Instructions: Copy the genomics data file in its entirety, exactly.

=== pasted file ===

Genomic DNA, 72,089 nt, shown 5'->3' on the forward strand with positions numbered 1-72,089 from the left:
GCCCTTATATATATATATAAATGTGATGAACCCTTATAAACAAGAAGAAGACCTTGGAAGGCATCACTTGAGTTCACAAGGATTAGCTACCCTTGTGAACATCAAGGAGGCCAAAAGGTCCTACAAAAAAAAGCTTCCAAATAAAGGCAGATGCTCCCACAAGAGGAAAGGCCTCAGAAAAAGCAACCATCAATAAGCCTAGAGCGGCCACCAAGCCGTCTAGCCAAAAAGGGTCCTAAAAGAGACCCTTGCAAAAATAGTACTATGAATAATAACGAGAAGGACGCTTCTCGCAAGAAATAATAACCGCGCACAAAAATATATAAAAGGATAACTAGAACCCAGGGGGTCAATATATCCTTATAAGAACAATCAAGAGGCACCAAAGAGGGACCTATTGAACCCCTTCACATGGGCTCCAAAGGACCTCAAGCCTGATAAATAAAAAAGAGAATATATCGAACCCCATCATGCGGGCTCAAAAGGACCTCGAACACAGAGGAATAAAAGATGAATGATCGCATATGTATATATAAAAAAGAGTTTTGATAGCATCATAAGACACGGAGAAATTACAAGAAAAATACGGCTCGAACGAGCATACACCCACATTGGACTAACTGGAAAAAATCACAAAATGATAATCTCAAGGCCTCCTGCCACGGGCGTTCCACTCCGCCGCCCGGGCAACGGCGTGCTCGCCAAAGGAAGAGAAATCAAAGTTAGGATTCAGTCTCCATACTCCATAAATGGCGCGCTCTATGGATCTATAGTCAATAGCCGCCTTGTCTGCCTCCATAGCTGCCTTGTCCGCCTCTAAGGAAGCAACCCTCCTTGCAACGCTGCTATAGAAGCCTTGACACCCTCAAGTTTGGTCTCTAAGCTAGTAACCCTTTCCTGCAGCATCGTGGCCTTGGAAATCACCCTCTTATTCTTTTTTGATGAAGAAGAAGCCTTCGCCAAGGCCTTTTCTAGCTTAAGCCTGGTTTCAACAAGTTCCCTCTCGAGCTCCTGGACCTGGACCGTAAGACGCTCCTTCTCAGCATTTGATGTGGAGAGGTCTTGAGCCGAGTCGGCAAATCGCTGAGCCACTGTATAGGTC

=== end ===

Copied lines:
Genomic DNA, 72,089 nt, shown 5'->3' on the forward strand with positions numbered 1-72,089 from the left:
GCCCTTATATATATATATAAATGTGATGAACCCTTATAAACAAGAAGAAGACCTTGGAAGGCATCACTTGAGTTCACAAGGATTAGCTACCCTTGTGAACATCAAGGAGGCCAAAAGGTCCTACAAAAAAAAGCTTCCAAATAAAGGCAGATGCTCCCACAAGAGGAAAGGCCTCAGAAAAAGCAACCATCAATAAGCCTAGAGCGGCCACCAAGCCGTCTAGCCAAAAAGGGTCCTAAAAGAGACCCTTGCAAAAATAGTACTATGAATAATAACGAGAAGGACGCTTCTCGCAAGAAATAATAACCGCGCACAAAAATATATAAAAGGATAACTAGAACCCAGGGGGTCAATATATCCTTATAAGAACAATCAAGAGGCACCAAAGAGGGACCTATTGAACCCCTTCACATGGGCTCCAAAGGACCTCAAGCCTGATAAATAAAAAAGAGAATATATCGAACCCCATCATGCGGGCTCAAAAGGACCTCGAACACAGAGGAATAAAAGATGAATGATCGCATATGTATATATAAAAAAGAGTTTTGATAGCATCATAAGACACGGAGAAATTACAAGAAAAATACGGCTCGAACGAGCATACACCCACATTGGACTAACTGGAAAAAATCACAAAATGATAATCTCAAGGCCTCCTGCCACGGGCGTTCCACTCCGCCGCCCGGGCAACGGCGTGCTCGCCAAAGGAAGAGAAATCAAAGTTAGGATTCAGTCTCCATACTCCATAAATGGCGCGCTCTATGGATCTATAGTCAATAGCCGCCTTGTCTGCCTCCATAGCTGCCTTGTCCGCCTCTAAGGAAGCAACCCTCCTTGCAACGCTGCTATAGAAGCCTTGACACCCTCAAGTTTGGTCTCTAAGCTAGTAACCCTTTCCTGCAGCATCGTGGCCTTGGAAATCACCCTCTTATTCTTTTTTGATGAAGAAGAAGCCTTCGCCAAGGCCTTTTCTAGCTTAAGCCTGGTTTCAACAAGTTCCCTCTCGAGCTCCTGGACCTGGACCGTAAGACGCTCCTTCTCAGCATTTGATGTGGAGAGGTCTTGAGCCGAGTCGGCAAATCGCTGAGCCACTGTATAGGTC